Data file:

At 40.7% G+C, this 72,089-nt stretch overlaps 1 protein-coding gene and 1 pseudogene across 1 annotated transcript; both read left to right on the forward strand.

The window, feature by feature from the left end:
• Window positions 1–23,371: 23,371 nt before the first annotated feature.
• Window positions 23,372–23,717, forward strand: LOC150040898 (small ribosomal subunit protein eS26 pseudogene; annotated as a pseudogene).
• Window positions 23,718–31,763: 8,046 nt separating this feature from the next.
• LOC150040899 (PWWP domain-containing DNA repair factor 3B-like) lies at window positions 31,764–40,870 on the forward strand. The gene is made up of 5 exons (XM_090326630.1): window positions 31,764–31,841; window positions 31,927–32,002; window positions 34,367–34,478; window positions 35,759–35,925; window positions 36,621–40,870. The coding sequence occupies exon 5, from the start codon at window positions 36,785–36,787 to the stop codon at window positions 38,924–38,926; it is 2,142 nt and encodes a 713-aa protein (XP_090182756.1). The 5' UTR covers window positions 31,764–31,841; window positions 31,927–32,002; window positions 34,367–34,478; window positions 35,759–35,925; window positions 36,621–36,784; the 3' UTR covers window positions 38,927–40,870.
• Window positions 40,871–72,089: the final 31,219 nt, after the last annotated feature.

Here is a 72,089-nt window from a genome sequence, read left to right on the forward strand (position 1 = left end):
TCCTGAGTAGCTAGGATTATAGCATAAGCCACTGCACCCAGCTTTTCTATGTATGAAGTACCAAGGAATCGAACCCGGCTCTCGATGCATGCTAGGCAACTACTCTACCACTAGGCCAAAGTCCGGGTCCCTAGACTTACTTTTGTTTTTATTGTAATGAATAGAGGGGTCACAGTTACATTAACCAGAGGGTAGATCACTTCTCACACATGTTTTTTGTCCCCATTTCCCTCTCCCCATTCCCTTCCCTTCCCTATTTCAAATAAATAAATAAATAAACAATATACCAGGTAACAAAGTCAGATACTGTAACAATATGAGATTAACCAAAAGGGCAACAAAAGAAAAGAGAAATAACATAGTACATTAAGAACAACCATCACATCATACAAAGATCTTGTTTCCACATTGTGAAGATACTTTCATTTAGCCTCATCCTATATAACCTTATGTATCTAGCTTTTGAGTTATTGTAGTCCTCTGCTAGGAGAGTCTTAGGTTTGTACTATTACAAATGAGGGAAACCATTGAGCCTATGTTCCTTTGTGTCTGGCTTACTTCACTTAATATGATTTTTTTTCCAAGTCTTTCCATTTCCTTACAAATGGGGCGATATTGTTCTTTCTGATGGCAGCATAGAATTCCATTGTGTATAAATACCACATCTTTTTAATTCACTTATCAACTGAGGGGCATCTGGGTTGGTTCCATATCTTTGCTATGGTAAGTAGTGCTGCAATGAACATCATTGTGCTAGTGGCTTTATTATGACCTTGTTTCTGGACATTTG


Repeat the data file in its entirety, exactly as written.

At 40.7% G+C, this 72,089-nt stretch overlaps 1 protein-coding gene and 1 pseudogene across 1 annotated transcript; both read left to right on the forward strand.

The window, feature by feature from the left end:
• Window positions 1–23,371: 23,371 nt before the first annotated feature.
• Window positions 23,372–23,717, forward strand: LOC150040898 (small ribosomal subunit protein eS26 pseudogene; annotated as a pseudogene).
• Window positions 23,718–31,763: 8,046 nt separating this feature from the next.
• LOC150040899 (PWWP domain-containing DNA repair factor 3B-like) lies at window positions 31,764–40,870 on the forward strand. The gene is made up of 5 exons (XM_090326630.1): window positions 31,764–31,841; window positions 31,927–32,002; window positions 34,367–34,478; window positions 35,759–35,925; window positions 36,621–40,870. The coding sequence occupies exon 5, from the start codon at window positions 36,785–36,787 to the stop codon at window positions 38,924–38,926; it is 2,142 nt and encodes a 713-aa protein (XP_090182756.1). The 5' UTR covers window positions 31,764–31,841; window positions 31,927–32,002; window positions 34,367–34,478; window positions 35,759–35,925; window positions 36,621–36,784; the 3' UTR covers window positions 38,927–40,870.
• Window positions 40,871–72,089: the final 31,219 nt, after the last annotated feature.

Here is a 72,089-nt window from a genome sequence, read left to right on the forward strand (position 1 = left end):
TCCTGAGTAGCTAGGATTATAGCATAAGCCACTGCACCCAGCTTTTCTATGTATGAAGTACCAAGGAATCGAACCCGGCTCTCGATGCATGCTAGGCAACTACTCTACCACTAGGCCAAAGTCCGGGTCCCTAGACTTACTTTTGTTTTTATTGTAATGAATAGAGGGGTCACAGTTACATTAACCAGAGGGTAGATCACTTCTCACACATGTTTTTTGTCCCCATTTCCCTCTCCCCATTCCCTTCCCTTCCCTATTTCAAATAAATAAATAAATAAACAATATACCAGGTAACAAAGTCAGATACTGTAACAATATGAGATTAACCAAAAGGGCAACAAAAGAAAAGAGAAATAACATAGTACATTAAGAACAACCATCACATCATACAAAGATCTTGTTTCCACATTGTGAAGATACTTTCATTTAGCCTCATCCTATATAACCTTATGTATCTAGCTTTTGAGTTATTGTAGTCCTCTGCTAGGAGAGTCTTAGGTTTGTACTATTACAAATGAGGGAAACCATTGAGCCTATGTTCCTTTGTGTCTGGCTTACTTCACTTAATATGATTTTTTTTCCAAGTCTTTCCATTTCCTTACAAATGGGGCGATATTGTTCTTTCTGATGGCAGCATAGAATTCCATTGTGTATAAATACCACATCTTTTTAATTCACTTATCAACTGAGGGGCATCTGGGTTGGTTCCATATCTTTGCTATGGTAAGTAGTGCTGCAATGAACATCATTGTGCTAGTGGCTTTATTATGACCTTGTTTCTGGACATTTG